Less than 24 hours after IJ’s economic liberty victory at the Georgia Supreme Court, the Pennsylvania Supreme Court issued its own decision vindicating an IJ client’s right to earn a living. The court held—for the first time—that occupational licensing requirements must satisfy a more rigorous test under the Pennsylvania Constitution than under the U.S. Constitution.
In a 5–2 decision, the Pennsylvania Supreme Court held that economic regulations—including the real estate licensing laws at issue in our case—must bear a “real and substantial relation to the public interest they seek to advance” and cannot be “unduly oppressive or patently beyond the necessities of the case.”
This victory allows IJ to continue defending entrepreneur Sally Ladd in her challenge to an occupational licensing scheme that is burdensome, outdated, and unconstitutional. It also opens the door for countless other entrepreneurs to leverage Pennsylvania’s heightened protections for the “undeniably important” right to earn a living in years to come.
IJ and Sally teamed up back in 2017, when Pennsylvania regulators forced her to shut down her short-term rental management business because she wasn’t a licensed real estate broker. To become licensed, Sally would need to spend three years working for a real estate broker, take hundreds of hours of courses on buying and selling property, and open up a brick-and-mortar office. But Sally had no interest in buying or selling property. All she wanted to do was help people book short-term rentals of their vacation properties through sites like Airbnb.
With IJ’s help, Sally sued, arguing that forcing her to spend years learning about work she would never perform—and thousands of dollars opening an office she would never need—imposed excessive burdens on her right to earn a living under the Pennsylvania Constitution. When the trial court upheld the real estate licensing scheme and dismissed Sally’s case, we took our arguments up to the Commonwealth Supreme Court.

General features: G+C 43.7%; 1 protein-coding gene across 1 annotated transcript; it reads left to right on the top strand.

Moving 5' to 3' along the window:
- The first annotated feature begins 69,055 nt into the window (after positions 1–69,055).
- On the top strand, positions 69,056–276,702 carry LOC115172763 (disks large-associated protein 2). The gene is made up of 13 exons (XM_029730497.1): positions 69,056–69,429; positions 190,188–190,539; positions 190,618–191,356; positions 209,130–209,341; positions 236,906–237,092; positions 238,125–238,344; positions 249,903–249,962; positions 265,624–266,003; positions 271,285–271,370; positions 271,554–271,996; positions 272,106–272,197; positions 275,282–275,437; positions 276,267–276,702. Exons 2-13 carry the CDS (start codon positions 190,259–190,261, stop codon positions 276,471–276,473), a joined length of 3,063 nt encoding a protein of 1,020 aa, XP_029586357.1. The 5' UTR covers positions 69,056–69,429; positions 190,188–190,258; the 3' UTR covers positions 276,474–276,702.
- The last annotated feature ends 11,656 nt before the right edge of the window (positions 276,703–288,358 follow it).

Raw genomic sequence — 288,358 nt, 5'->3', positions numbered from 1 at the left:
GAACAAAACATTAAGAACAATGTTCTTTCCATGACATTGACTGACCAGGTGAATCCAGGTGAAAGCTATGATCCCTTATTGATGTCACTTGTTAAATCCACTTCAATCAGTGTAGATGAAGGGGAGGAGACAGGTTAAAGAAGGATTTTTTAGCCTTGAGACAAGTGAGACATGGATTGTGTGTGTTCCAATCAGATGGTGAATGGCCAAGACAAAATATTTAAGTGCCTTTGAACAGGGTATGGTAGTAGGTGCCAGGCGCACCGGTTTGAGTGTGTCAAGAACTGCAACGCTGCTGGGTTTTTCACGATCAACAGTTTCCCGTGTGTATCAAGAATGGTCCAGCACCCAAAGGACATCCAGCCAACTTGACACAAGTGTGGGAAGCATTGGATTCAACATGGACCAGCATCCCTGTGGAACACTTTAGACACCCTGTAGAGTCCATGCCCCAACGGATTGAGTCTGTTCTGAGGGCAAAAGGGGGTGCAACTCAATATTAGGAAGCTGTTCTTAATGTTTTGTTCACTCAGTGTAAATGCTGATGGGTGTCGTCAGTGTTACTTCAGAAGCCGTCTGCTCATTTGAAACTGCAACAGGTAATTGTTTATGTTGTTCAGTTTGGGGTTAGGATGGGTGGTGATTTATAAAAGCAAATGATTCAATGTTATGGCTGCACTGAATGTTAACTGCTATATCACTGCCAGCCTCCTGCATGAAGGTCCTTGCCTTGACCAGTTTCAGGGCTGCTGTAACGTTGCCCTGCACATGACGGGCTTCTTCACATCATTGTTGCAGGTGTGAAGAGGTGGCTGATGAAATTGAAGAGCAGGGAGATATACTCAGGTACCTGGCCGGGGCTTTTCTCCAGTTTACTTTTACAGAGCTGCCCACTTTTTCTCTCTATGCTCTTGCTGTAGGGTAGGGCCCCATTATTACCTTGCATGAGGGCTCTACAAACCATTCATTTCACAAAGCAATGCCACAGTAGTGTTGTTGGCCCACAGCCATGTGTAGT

This decision is not just a triumph for economic liberty in Pennsylvania. It is also a testament to IJ’s long-term approach to vindicating economic liberty in court. In ruling for Sally, the court relied heavily on two prior IJ cases: the Texas Supreme Court’s 2015 decision in Patel, and the U.S. District Court for the Southern District of California’s 1999 decision in Cornwell, both of which struck down burdensome applications of cosmetology licenses. The strength of these prior decisions gave the court the legal foundation it needed to clarify its own heightened test to defend the economic liberty rights of its citizens.
This incremental strategy—and IJ’s commitment to seeing it through over decades—is what makes us so effective in pursuing our mission. We will keep fighting to secure ultimate victory for Sally and for the right of all Pennsylvanians like her to earn an honest living.
Joshua Windham is an IJ attorney.
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